Introduction: Cartoon Self Portraits
When you combine the styles of well-known cartoons with personal characteristics you can create dynamic and creative cartoon self-portraits.
In this lessons you will…
- Examine a variety of cartooning styles including famous cartoons
- Identify elements and principles of design used to create specific stylistic characters
- Learn a variety of techniques used to create cartoons (foundation shapes, tracing, step-by-step guides, free hand, tutorials, and contour lines, etc.)
(1) The Helpful Art Teacher, thehelpfulartteacher.blogspot.ca/2012/03/cartooning-and-animation
Step 1: Identify Style
Watch the video to learn how to identify the style of various cartoons.
Step 2: Identify Your Unique Characteristics
Luckily, unlike cartoons, we are not all copies of one basic template. In the following video, I will demonstrate how to identify unique qualities that can be used to create the cartoon self-portraits.
View the video for more details.
Step 3: Reference Photo
Take a picture of yourself to use as a reference.
The following steps are outlined in detail in this Instructable. You can also find the instructions in a video format: https://youtu.be/iuYFyDl3_i4
Step 4: Explore and Examine Cartoons
Explore and examine different characters from a particular cartoon. Look for the elements and designs frequently used. A big part of being able to draw anything from slimily faces to real-life self portraits is learning how to see. Cartoons are a great place to start picking up the skill of perceiving because most cartoons are comprised of only simple shapes and colour. This means you don’t have to worry about thinks like texture, value, or lighting. Something that you will have to learn how to see if you want to create real-life portraits.
Step 5: Practice, Practice, Practice
Use a pencil, and scrap paper and do your best to copy the essence of the cartoon style. Once you’ve mastered the basic character think about ways to add in your own personality. Use your real picture as a reference to copy things like your hair length and style.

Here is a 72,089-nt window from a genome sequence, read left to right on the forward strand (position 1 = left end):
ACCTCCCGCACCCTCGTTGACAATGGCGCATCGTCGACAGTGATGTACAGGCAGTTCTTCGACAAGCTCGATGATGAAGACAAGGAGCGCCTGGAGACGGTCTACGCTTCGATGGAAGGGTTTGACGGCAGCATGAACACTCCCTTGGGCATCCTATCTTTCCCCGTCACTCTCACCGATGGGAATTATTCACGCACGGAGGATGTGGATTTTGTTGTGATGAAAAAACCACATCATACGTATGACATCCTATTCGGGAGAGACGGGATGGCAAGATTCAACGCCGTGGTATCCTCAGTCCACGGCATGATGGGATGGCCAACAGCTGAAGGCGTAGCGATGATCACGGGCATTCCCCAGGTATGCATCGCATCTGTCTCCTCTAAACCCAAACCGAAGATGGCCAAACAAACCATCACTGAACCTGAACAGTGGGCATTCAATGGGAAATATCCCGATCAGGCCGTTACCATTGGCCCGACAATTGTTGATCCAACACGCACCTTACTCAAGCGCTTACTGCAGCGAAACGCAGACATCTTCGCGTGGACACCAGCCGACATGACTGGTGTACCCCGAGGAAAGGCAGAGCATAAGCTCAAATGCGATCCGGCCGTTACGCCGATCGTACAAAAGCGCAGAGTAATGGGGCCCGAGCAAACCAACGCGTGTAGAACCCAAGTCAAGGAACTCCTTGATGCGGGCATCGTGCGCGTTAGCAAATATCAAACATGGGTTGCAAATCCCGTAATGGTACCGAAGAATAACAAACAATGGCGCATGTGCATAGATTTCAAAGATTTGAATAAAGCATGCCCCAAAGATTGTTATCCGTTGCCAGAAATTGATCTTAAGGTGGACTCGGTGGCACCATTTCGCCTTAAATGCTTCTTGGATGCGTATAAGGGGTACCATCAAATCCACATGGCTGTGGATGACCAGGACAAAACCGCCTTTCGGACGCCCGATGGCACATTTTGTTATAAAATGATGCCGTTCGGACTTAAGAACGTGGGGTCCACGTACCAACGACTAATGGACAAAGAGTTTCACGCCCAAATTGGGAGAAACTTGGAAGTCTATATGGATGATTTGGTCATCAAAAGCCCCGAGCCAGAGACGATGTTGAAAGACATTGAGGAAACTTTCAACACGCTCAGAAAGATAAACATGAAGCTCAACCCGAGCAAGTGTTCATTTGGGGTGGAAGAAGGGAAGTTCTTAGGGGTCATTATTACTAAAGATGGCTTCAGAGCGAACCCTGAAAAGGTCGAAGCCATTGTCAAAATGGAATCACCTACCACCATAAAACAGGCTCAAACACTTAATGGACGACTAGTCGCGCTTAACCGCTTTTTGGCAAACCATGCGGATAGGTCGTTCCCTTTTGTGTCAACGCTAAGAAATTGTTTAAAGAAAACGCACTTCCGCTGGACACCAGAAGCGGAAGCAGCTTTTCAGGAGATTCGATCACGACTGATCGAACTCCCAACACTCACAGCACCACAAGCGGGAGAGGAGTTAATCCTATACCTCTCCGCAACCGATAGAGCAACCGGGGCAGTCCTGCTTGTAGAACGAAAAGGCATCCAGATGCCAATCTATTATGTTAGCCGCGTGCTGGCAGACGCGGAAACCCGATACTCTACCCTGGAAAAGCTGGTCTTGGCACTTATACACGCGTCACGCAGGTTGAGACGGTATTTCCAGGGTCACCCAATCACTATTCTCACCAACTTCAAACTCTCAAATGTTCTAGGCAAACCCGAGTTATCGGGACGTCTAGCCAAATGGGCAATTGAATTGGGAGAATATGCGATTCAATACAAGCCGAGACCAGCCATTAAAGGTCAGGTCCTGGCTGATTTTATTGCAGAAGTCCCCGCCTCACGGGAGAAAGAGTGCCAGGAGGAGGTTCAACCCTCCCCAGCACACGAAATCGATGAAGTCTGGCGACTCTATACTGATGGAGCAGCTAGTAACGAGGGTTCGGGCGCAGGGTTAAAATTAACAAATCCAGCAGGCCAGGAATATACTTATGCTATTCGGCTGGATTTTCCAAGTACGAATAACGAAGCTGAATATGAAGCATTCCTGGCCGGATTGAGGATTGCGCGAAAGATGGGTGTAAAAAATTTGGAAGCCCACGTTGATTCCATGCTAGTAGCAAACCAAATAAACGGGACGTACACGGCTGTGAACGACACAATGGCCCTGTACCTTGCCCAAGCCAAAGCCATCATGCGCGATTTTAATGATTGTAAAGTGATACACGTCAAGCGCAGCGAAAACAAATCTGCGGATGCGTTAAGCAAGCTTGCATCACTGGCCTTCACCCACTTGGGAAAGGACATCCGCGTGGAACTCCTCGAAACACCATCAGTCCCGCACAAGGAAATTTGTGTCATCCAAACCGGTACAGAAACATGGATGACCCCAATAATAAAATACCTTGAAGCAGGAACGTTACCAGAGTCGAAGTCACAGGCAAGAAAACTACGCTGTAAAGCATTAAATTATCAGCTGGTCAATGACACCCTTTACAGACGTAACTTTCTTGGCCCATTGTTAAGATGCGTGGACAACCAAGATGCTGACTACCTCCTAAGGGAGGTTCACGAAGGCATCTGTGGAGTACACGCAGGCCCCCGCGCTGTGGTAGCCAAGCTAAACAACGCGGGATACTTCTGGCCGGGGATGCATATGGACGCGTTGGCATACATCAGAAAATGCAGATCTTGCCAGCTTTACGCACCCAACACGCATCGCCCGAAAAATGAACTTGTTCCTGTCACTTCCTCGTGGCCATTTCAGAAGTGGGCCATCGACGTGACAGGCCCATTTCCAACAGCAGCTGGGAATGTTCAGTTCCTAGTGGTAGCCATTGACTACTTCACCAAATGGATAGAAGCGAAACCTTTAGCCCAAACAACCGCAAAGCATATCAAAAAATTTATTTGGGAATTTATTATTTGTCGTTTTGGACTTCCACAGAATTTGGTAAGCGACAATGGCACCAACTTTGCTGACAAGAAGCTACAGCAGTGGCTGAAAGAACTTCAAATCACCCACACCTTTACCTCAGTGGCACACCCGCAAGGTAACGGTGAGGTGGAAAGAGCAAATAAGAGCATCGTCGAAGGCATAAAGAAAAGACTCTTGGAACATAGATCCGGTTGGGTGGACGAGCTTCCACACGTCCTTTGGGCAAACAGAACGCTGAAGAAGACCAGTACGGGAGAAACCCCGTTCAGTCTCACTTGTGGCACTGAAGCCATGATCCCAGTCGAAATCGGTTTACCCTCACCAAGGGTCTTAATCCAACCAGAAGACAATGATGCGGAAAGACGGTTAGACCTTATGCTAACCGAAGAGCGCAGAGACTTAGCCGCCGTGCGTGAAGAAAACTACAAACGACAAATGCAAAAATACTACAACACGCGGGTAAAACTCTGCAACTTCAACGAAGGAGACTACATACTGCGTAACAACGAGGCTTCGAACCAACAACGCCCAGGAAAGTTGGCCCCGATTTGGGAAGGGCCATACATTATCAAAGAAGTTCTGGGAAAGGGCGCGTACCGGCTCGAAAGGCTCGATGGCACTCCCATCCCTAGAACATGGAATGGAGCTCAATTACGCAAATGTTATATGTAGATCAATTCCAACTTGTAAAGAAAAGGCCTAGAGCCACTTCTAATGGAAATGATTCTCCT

Step 6: Outline
Once you have a rough pencil image hat you are happy with, you can outline it with a think tip felt pen. (Erase the pencil lines to give you a clearer image)
Step 7: Trace the Image
You can then use the window technique to trace the image onto your good piece of paper.
Step 8: Use This Reference Sheet If Needed
Here are a couple of examples to get you started. You can print this sheet which is attached as PDF.
Step 9: Repeat
Repeat the previous steps until you have completed all the self portraits.
*Once you are at this point, I would suggest stopping and making some photocopies of the page. This way you can practice and play around with colour, technique, and mediums.
Step 10: Add Colour and Detail
Colour in each portrait with unique detail, but still keep it consistent to the cartoon’s traditional style. For example, cartoons such as Family Guy and Simpsons don’t include much detail. Hair, for example, does not show highlights, so I have kept my hair as blonde. Unlike Manga and Disney which do incorporate a bit more detail, so I am able to show the balayage transition from dark to light.
Step 11: Add Your Photo
Add your photo to the middle of the page and then sit back and admire!
Step 12: Tweet
I'd love to see the final products so tweet them to me @YourArtTeach
(These also make hilarious presents for loved ones!)
7 years ago
Reply 7 years ago
7 years ago
Cute stuff here!! I have 6 grandchildren, 4 of which are girls. The oldest will love this!!
Reply 7 years ago
That's great! You're a cool grandparent! :)